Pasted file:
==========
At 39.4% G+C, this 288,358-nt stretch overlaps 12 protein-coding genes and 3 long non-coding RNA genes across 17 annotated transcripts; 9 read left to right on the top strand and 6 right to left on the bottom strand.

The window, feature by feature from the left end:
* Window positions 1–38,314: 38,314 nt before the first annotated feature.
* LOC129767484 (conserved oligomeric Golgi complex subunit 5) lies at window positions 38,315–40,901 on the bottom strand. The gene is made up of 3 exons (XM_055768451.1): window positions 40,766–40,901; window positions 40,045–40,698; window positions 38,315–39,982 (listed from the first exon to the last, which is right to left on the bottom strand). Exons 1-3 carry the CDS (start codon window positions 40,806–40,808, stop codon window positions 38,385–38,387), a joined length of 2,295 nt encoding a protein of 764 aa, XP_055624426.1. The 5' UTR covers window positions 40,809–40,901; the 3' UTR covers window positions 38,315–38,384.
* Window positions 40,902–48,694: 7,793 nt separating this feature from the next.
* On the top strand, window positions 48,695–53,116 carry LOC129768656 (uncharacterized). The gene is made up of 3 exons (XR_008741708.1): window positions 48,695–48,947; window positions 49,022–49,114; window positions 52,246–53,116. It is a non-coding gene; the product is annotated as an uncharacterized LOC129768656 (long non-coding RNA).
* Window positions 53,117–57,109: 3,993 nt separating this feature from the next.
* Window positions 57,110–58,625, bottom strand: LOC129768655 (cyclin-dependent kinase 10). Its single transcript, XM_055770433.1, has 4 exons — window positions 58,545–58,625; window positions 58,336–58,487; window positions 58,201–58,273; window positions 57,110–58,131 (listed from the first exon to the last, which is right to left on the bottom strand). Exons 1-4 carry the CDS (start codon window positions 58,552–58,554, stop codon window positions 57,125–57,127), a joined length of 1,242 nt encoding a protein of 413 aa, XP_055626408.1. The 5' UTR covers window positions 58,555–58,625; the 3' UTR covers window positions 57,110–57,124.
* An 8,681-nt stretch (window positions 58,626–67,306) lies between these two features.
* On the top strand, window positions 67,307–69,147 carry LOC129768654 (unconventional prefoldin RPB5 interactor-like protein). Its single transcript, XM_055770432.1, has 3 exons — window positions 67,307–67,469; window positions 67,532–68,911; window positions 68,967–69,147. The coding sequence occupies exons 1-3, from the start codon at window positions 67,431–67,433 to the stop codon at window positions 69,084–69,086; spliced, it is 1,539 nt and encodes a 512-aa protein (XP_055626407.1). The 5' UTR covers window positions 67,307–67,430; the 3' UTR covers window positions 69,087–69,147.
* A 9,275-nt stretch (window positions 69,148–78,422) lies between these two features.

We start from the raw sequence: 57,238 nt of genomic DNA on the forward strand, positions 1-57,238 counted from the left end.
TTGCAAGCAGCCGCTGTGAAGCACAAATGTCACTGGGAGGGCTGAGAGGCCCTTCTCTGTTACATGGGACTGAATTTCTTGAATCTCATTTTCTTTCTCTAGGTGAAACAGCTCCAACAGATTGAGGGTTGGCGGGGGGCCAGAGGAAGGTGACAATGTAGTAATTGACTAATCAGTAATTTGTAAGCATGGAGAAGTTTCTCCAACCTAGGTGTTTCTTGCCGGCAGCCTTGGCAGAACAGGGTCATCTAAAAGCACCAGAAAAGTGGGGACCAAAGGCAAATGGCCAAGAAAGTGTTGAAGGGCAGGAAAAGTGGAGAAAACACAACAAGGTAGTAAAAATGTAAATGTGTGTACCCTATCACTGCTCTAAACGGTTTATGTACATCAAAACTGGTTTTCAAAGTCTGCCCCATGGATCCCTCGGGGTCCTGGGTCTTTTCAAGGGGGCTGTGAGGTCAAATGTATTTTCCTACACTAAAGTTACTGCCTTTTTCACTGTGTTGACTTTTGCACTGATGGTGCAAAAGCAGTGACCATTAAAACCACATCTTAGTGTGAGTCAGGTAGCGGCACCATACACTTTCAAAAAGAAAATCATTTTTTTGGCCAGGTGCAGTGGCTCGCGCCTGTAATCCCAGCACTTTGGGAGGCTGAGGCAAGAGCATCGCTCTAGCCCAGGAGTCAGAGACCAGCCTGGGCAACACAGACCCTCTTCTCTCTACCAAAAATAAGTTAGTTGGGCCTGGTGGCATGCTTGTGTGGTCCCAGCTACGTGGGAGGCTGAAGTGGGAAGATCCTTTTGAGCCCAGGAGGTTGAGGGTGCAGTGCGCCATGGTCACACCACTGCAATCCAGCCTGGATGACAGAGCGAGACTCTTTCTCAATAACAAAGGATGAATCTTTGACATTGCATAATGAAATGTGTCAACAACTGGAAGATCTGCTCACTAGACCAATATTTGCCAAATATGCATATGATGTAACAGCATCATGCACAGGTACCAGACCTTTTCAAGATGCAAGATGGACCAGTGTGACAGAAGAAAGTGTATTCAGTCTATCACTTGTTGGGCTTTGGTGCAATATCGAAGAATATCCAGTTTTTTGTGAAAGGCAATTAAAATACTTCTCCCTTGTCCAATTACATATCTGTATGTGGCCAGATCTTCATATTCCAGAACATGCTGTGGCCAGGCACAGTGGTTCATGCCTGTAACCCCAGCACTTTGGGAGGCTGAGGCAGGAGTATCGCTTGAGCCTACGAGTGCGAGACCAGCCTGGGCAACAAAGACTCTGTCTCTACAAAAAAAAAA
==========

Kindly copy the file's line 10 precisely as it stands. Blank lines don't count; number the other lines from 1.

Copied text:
* On the top strand, window positions 67,307–69,147 carry LOC129768654 (unconventional prefoldin RPB5 interactor-like protein). Its single transcript, XM_055770432.1, has 3 exons — window positions 67,307–67,469; window positions 67,532–68,911; window positions 68,967–69,147. The coding sequence occupies exons 1-3, from the start codon at window positions 67,431–67,433 to the stop codon at window positions 69,084–69,086; spliced, it is 1,539 nt and encodes a 512-aa protein (XP_055626407.1). The 5' UTR covers window positions 67,307–67,430; the 3' UTR covers window positions 69,087–69,147.